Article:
The recent strikes here are faint echoes of this worldwide trend. The immediate complaint in America stems from this same hostility to the rights of doctors -- in this case, our government's refusal to protect them from arbitrary medical malpractice awards that amount to legalized looting. And now, both Congress and the Bush administration want to expand Medicare, which has been the leading edge of socialized medicine in America, imposing the kind of controls on doctors' fees and regulation of their practices that is endemic in the rest of the world.

We have to learn the lesson of the worldwide epidemic of doctors' strikes. If we make war on the rights of our doctors, we have no right to rely on them to keep working.

Enjoy this writer's work? Why not sign-up for the daily JWR update. It's free. Just click here.




Comment on JWR contributor Robert W. Tracinski's column by clicking here.

02/13/03: Bad economics in one lesson
02/06/03: Defending America's second front
01/29/03: The self-made state of the states
01/23/03: The Iraq charade
01/17/03: Atlas Shrugs in Venezuela
01/03/03: Goodbye to Gehry's bad joke
12/19/02: The Dems' sorry lot
12/11/02: Venezuela's lonely rebellion
12/05/02: Red-tape conservationists
11/27/02: The craven appeasement of Islam by the West
11/20/02: The real revolutionaries
11/14/02: President must still release himself from political trap
11/06/02: The election we deserve
10/31/02: The rush from judgment
10/23/02: The grand illusion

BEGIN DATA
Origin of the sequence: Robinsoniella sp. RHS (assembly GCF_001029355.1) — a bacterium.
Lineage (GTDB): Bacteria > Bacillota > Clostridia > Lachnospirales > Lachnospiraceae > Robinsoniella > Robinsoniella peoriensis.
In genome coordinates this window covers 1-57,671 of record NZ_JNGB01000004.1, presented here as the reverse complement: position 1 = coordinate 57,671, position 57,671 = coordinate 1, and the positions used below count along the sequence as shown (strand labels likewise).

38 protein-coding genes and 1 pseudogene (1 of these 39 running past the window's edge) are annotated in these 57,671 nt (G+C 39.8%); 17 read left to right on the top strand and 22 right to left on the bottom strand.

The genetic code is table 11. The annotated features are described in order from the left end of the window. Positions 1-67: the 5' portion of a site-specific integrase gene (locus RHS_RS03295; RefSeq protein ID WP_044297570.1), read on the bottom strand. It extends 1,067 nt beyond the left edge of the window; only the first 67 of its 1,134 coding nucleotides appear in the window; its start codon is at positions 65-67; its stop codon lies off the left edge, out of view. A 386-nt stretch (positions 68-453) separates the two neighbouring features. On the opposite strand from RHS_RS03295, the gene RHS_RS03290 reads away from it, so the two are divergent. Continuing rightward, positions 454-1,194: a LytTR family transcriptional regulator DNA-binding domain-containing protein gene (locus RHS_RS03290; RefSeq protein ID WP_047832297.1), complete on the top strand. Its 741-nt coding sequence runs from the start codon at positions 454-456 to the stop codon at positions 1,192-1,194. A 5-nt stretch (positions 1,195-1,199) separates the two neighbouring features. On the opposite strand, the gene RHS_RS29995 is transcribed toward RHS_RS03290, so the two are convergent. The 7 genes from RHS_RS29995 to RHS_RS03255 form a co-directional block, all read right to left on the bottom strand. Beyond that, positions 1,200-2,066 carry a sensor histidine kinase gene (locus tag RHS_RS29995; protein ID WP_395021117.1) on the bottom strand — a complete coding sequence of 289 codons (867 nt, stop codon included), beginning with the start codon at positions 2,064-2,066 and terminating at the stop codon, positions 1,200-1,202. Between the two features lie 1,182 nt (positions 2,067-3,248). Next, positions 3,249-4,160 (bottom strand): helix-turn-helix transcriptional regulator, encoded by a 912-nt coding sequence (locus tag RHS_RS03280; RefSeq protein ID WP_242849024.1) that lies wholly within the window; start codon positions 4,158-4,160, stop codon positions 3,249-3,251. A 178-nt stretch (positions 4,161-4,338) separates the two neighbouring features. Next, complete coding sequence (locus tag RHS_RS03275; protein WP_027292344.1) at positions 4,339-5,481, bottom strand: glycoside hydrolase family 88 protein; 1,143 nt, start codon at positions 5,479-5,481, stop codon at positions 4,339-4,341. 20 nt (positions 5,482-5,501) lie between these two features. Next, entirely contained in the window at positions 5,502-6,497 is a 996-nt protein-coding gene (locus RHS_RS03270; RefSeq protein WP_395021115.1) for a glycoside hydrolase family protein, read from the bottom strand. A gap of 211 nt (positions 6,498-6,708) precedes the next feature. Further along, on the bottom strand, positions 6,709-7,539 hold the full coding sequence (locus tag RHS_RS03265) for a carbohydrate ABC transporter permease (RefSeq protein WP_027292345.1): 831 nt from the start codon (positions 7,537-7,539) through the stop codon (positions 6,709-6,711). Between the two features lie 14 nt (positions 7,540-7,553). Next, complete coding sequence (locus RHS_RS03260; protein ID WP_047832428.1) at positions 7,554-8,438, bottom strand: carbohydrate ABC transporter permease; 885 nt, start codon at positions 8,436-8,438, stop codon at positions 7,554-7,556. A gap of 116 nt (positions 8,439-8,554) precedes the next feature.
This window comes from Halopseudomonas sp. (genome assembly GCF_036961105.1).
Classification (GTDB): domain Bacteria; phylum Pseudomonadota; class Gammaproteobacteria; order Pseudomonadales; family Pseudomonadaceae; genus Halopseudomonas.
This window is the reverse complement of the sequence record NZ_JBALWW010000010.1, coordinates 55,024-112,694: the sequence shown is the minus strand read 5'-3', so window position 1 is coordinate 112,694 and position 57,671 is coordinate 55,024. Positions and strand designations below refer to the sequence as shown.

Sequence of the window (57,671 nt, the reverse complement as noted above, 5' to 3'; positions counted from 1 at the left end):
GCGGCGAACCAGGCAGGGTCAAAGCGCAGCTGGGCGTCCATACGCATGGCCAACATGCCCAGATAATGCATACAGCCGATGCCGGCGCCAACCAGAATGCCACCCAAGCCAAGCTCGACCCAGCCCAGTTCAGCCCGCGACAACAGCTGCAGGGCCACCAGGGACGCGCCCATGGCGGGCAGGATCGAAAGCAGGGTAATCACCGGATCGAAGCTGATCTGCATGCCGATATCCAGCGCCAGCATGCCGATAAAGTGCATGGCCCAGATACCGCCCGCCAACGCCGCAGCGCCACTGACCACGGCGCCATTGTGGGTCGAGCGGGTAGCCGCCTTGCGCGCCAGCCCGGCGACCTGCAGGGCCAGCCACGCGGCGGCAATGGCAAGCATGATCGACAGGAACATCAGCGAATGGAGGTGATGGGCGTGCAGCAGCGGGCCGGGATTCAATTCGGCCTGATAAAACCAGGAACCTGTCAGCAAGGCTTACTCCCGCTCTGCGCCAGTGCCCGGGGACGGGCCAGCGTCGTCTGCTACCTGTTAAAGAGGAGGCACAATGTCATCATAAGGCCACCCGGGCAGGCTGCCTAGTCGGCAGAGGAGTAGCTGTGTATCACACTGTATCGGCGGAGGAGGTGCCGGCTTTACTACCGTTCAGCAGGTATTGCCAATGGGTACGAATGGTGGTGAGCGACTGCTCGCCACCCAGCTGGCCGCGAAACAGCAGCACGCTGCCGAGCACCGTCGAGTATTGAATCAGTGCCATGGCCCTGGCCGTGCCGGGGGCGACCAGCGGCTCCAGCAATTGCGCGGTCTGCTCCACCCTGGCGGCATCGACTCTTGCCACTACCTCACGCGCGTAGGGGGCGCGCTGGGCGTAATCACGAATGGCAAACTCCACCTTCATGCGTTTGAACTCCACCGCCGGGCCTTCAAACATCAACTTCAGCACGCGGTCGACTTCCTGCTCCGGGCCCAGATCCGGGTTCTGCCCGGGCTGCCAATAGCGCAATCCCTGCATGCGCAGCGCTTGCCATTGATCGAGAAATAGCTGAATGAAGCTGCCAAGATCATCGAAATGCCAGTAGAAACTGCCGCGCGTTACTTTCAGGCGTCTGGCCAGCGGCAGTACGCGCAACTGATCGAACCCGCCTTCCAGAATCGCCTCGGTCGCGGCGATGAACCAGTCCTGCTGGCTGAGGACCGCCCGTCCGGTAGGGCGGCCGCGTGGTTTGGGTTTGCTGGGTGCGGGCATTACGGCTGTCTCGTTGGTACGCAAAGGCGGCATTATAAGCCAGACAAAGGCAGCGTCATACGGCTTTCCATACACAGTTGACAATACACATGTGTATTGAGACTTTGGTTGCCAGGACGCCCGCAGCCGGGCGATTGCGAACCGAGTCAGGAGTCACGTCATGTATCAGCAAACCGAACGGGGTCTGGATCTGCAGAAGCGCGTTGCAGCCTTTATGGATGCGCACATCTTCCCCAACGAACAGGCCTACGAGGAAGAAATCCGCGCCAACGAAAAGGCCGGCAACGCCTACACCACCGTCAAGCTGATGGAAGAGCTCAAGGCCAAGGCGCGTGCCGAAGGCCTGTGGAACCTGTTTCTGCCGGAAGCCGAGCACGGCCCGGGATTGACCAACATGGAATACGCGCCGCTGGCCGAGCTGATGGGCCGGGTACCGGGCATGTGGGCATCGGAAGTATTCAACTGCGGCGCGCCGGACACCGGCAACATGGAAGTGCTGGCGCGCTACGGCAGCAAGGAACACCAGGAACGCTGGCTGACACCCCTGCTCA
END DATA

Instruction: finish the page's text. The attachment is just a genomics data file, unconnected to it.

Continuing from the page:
10/17/02: Loose lips in the pressroom
10/10/02: Permission to speak
10/03/02: The bear market makes the case for privatizing social security
09/27/02: Enron vs. Atlas Shrugged
09/19/02: Bush loses the war, again
09/11/02: What have we lost?
09/05/02: The case for "destabilization"
08/29/02: "Sustainable" development's unsustainable contradictions
08/22/02: The photographing of public art and architecture has apparently been deemed a threat to the Republic
08/14/02: Talk vs. ideas
08/12/02: Blood for oil
08/06/02: The welfare debate we're not having
07/30/02: Newsflash: Hauling CEOs away in manacles makes market soar!
07/23/02: Clearing the way for real airport security
07/16/02: The war on CEOs
07/09/02: Small-time crooks
06/27/02: Martha and the tall poppies
06/21/02: The post-colonialist famine
06/12/02: America's Maginot Line
06/07/02: Time's up for Pakistan
05/28/02: Freedom's defenders
05/22/02: What they knew and when they knew it
05/16/02: The mixed-economy monster
05/08/02: Conference in Cloud Cuckoo Land
04/25/02: The 'Palestinian" victims?
04/18/02: Why Israel must not withdraw
04/09/02: LIVE FROM RAMALLAH: The Theater of the Absurd
03/26/02: Campaign finance corruption
03/21/02: Who is George Bush?
03/14/02: The prophets of defeatism
02/21/02: The war on terrorism and the war on reality
02/14/02: Multilateralism's one-way street
02/05/02: The Powell Problem
01/29/02: A profligate and irresponsible distortion of congressional priorities
01/22/02: Liberal conspiracy theories
01/15/02: Fading shock and fading resolve
01/08/02: Argentina's intellectual collapse
12/31/02: The real person of the year
12/26/01: With friends like us ...
12/19/01: Ending the "peace process war"
12/11/01: The ruthless grip of logic
12/04/01: War powers without war
11/27/01: An Afghanistan Thanksgiving
11/20/01: The end of the beginning
11/06/01: The phony war
10/30/01: A war against Islam
10/23/01: The economics of war
10/16/01: A culture of death
10/11/01: An empire of ideals
10/01/01: Why they hate us
09/24/01: The lessons of war
09/20/01: What a real war looks like
09/17/01: America's war song
09/12/01: It is worse than Pearl Harbor
09/11/01: Out of the fire and back into the frying pan
09/05/01: The UN Conference of Racists
08/28/01: Waging war on profits and lives
08/20/01: The Bizarro-World War
08/08/01: The death toll of environmentalism
07/31/01: Where does America stand?
07/25/01: Barbarians at the G8
07/17/01: The carrot and the carrot
07/11/01: The real Brave New World
07/03/01: The child-manipulators
06/19/01: The scientist trap
06/11/01: The National Academy of Dubious Science

© 2002, CREATORS SYNDICATE, INC.